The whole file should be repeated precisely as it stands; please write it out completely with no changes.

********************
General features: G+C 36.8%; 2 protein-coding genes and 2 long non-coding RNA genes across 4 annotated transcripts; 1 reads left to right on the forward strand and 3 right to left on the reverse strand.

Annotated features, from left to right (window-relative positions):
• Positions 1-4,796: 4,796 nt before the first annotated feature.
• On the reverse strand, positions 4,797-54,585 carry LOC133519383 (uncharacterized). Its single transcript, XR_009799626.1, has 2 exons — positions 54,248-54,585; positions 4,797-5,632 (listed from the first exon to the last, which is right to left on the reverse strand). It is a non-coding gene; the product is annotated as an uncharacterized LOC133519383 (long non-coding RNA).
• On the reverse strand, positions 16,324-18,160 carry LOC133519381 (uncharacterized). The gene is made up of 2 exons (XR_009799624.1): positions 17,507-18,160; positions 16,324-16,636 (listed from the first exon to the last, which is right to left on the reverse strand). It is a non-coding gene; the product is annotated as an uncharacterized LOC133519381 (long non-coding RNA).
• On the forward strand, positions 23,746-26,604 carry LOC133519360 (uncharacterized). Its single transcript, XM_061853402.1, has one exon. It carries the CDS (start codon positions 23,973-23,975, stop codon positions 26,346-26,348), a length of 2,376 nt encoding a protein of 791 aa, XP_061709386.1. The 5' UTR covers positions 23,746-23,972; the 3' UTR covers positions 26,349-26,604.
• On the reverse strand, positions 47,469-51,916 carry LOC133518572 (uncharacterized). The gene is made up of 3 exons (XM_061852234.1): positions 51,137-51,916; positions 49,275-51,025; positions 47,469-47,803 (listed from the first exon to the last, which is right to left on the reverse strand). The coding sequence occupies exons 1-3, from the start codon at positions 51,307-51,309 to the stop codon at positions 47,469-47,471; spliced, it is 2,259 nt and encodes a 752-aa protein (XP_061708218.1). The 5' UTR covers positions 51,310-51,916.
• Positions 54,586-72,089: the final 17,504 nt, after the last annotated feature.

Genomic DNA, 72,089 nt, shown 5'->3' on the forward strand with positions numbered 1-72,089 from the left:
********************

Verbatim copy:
General features: G+C 36.8%; 2 protein-coding genes and 2 long non-coding RNA genes across 4 annotated transcripts; 1 reads left to right on the forward strand and 3 right to left on the reverse strand.

Annotated features, from left to right (window-relative positions):
• Positions 1-4,796: 4,796 nt before the first annotated feature.
• On the reverse strand, positions 4,797-54,585 carry LOC133519383 (uncharacterized). Its single transcript, XR_009799626.1, has 2 exons — positions 54,248-54,585; positions 4,797-5,632 (listed from the first exon to the last, which is right to left on the reverse strand). It is a non-coding gene; the product is annotated as an uncharacterized LOC133519383 (long non-coding RNA).
• On the reverse strand, positions 16,324-18,160 carry LOC133519381 (uncharacterized). The gene is made up of 2 exons (XR_009799624.1): positions 17,507-18,160; positions 16,324-16,636 (listed from the first exon to the last, which is right to left on the reverse strand). It is a non-coding gene; the product is annotated as an uncharacterized LOC133519381 (long non-coding RNA).
• On the forward strand, positions 23,746-26,604 carry LOC133519360 (uncharacterized). Its single transcript, XM_061853402.1, has one exon. It carries the CDS (start codon positions 23,973-23,975, stop codon positions 26,346-26,348), a length of 2,376 nt encoding a protein of 791 aa, XP_061709386.1. The 5' UTR covers positions 23,746-23,972; the 3' UTR covers positions 26,349-26,604.
• On the reverse strand, positions 47,469-51,916 carry LOC133518572 (uncharacterized). The gene is made up of 3 exons (XM_061852234.1): positions 51,137-51,916; positions 49,275-51,025; positions 47,469-47,803 (listed from the first exon to the last, which is right to left on the reverse strand). The coding sequence occupies exons 1-3, from the start codon at positions 51,307-51,309 to the stop codon at positions 47,469-47,471; spliced, it is 2,259 nt and encodes a 752-aa protein (XP_061708218.1). The 5' UTR covers positions 51,310-51,916.
• Positions 54,586-72,089: the final 17,504 nt, after the last annotated feature.

Genomic DNA, 72,089 nt, shown 5'->3' on the forward strand with positions numbered 1-72,089 from the left: